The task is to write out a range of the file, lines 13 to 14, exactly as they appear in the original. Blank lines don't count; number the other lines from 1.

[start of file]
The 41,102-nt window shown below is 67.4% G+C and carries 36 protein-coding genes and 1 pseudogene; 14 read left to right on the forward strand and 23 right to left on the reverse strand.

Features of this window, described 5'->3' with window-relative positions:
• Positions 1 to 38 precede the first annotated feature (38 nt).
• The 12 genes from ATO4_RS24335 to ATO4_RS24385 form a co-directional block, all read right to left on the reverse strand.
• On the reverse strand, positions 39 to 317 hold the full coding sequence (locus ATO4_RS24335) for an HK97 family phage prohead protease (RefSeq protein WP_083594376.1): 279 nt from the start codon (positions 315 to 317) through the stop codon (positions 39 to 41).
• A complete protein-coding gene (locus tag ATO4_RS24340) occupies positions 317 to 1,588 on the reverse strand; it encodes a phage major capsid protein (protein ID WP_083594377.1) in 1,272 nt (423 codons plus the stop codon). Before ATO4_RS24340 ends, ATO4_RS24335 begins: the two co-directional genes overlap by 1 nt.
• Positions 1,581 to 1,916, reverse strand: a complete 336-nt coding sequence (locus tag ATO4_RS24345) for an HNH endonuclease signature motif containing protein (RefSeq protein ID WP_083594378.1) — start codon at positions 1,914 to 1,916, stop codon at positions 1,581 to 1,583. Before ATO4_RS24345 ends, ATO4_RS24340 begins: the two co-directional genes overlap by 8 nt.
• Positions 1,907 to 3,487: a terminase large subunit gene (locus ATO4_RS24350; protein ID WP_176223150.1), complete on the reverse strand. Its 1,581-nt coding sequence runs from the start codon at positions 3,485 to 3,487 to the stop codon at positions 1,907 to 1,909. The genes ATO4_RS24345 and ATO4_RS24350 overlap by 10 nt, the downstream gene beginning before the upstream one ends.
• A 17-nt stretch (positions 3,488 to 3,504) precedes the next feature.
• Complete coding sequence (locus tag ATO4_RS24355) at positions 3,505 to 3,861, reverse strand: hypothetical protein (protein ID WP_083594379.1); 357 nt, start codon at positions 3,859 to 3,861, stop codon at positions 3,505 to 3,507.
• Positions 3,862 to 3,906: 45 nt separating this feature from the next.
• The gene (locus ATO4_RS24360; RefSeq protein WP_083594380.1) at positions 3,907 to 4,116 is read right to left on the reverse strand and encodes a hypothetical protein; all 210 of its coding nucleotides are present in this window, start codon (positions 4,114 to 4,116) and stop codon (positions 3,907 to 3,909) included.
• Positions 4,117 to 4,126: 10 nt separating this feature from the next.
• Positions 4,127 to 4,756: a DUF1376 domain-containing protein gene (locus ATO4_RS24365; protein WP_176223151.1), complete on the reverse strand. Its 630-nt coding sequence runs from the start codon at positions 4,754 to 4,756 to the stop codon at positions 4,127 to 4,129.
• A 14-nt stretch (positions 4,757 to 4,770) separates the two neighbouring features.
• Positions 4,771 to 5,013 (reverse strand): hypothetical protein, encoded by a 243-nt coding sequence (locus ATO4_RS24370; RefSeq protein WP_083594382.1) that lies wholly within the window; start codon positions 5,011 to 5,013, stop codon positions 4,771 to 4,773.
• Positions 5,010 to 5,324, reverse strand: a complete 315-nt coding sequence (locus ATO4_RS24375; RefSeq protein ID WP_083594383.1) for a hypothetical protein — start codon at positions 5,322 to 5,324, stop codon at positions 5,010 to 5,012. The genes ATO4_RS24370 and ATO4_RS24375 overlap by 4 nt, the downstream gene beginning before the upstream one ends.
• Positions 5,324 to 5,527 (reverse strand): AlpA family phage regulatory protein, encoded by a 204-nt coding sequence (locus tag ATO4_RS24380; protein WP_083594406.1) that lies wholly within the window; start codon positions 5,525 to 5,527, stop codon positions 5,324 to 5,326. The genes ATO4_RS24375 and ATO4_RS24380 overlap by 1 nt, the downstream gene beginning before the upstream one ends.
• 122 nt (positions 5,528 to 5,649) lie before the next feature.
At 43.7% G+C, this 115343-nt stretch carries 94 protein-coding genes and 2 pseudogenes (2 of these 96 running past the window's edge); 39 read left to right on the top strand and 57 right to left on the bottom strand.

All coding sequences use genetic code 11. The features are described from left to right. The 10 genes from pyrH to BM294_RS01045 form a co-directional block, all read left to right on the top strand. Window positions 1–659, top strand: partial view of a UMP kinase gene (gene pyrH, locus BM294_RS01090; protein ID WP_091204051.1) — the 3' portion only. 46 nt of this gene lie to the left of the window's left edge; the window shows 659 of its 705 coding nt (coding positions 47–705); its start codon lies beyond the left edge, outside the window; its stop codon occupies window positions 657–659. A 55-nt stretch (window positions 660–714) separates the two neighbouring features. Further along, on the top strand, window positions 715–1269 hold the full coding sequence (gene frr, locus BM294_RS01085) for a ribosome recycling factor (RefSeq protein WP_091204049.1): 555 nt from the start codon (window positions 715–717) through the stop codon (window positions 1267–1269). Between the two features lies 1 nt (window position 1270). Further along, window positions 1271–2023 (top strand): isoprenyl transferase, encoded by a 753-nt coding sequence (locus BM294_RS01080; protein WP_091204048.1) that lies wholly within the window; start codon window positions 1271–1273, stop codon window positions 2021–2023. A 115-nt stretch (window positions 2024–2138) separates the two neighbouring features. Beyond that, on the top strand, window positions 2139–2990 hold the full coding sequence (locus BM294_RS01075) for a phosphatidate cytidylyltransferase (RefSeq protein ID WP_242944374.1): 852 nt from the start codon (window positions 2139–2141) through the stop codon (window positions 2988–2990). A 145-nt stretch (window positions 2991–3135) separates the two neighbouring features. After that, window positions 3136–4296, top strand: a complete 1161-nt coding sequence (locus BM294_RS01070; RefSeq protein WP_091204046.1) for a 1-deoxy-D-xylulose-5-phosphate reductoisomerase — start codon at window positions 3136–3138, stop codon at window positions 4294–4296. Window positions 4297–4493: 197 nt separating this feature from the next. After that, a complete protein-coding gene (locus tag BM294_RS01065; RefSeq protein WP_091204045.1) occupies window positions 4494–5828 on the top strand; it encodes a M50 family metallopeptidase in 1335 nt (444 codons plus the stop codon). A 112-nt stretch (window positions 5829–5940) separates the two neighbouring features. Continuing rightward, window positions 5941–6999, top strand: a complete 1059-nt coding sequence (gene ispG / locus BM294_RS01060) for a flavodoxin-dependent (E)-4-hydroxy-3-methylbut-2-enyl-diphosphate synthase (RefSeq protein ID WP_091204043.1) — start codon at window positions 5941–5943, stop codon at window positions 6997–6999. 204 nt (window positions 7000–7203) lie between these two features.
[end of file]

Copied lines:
• Positions 4,117 to 4,126: 10 nt separating this feature from the next.
• Positions 4,127 to 4,756: a DUF1376 domain-containing protein gene (locus ATO4_RS24365; protein WP_176223151.1), complete on the reverse strand. Its 630-nt coding sequence runs from the start codon at positions 4,754 to 4,756 to the stop codon at positions 4,127 to 4,129.